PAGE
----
Nigella Lawson used the phrase ‘intimate terrorism’ to describe her abuse from Charles Saatchi in court in December last year. It is a derivative of the more useful term ‘patriarchal terrorism’ which captures not only that men are overwhelmingly the perpetrators and women the victims, but the wider cultural context – patriarchy – in which men’s violence against women takes place. The concept of terrorism reminds us that abuse is physical and deadly but also about coercion and reinforcing ideologies of dominance.
The UK’s military role against the Taliban in Afghanistan has claimed the lives of 99 members of the Army, RAF, Royal Marines and special forces in the last three years. Regardless of, and not discounting the arguments for or against British military intervention and also not wishing to denigrate the death of even one person – military or civilian, or on either side – the deaths of British military personnel are far outnumbered by the deaths of 140 women in the UK who were killed though men’s violence in one year alone.
I started keeping the list of the names of women killed in January 2012. Many people know the statistic than ‘two women a week are killed through domestic violence in England and Wales ‘ but I thought keeping a list of the names of women killed made the horror of what is happening feel more real. Since I started the list, I’ve counted 264 dead women: 120 in 2012, 140 in 2013 and already 4 in 2014.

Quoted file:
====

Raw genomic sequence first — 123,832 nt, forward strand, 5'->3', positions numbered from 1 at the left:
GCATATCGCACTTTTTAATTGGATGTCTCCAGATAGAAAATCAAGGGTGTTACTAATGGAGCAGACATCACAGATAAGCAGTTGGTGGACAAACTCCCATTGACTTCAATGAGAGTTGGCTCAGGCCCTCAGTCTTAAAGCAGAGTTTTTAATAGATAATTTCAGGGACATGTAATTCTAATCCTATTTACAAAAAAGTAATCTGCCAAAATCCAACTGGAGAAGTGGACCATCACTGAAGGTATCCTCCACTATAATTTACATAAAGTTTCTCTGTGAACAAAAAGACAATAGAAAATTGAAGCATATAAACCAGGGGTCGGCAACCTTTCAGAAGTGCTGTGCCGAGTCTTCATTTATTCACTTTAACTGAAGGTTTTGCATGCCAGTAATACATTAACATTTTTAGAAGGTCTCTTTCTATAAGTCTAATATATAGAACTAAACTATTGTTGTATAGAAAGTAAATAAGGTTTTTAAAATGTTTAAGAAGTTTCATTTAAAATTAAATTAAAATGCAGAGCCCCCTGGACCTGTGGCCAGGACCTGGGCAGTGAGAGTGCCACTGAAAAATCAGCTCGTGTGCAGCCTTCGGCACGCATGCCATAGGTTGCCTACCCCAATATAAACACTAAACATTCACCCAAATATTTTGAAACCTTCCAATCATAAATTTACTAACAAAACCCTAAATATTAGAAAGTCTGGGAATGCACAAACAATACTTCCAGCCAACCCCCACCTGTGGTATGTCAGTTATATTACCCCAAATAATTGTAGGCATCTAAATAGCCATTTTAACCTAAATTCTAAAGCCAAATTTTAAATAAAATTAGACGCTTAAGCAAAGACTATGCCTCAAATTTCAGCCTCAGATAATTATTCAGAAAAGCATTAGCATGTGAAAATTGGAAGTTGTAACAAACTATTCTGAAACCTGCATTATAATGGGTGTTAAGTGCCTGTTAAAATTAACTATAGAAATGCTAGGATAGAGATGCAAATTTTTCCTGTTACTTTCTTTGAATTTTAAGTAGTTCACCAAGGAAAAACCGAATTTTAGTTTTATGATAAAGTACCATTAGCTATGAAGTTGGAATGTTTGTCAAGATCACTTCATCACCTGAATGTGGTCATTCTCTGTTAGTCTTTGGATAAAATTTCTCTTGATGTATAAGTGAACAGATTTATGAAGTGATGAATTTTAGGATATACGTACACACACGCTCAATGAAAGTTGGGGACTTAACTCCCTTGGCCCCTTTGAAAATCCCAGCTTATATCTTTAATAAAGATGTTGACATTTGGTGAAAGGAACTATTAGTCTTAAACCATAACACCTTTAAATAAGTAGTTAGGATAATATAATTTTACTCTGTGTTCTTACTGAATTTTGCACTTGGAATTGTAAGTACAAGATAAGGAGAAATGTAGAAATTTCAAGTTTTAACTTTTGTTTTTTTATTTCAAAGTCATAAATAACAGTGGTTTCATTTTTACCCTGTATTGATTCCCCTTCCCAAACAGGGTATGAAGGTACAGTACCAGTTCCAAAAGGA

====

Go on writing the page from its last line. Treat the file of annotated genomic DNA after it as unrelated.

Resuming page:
When I started keeping the list, I was shocked and angry about the lack of attention given to the murders of women, and what feels like a refusal to look at the links between the different forms of men’s violence against women. It’s not only women being killed by their partners or ex-partners but by their sons, grandsons, fathers, business associates, as well as by rapists and robbers.
I launched a campaign “Counting Dead Women” because I want to see a fit-for-purpose record of fatal male violence against women. Unless we have an accurate picture of what is going on and make connections between the different forms of sexist murders, we will not stop men killing women. 264 dead women later and I’m not going to stop counting and naming the women killed until official records are being kept and the government is doing everything that it can. I’m asking anyone who feels the same and who hasn’t already done so to sign my petition demanding change.
I’d like to thank @thedwellproject for the analogy to British military deaths in Afghanistan in this post by Eddie. For Our Daughters have also compared women killed though male violence to British troops in Afghanistan, Iraq and N. Ireland.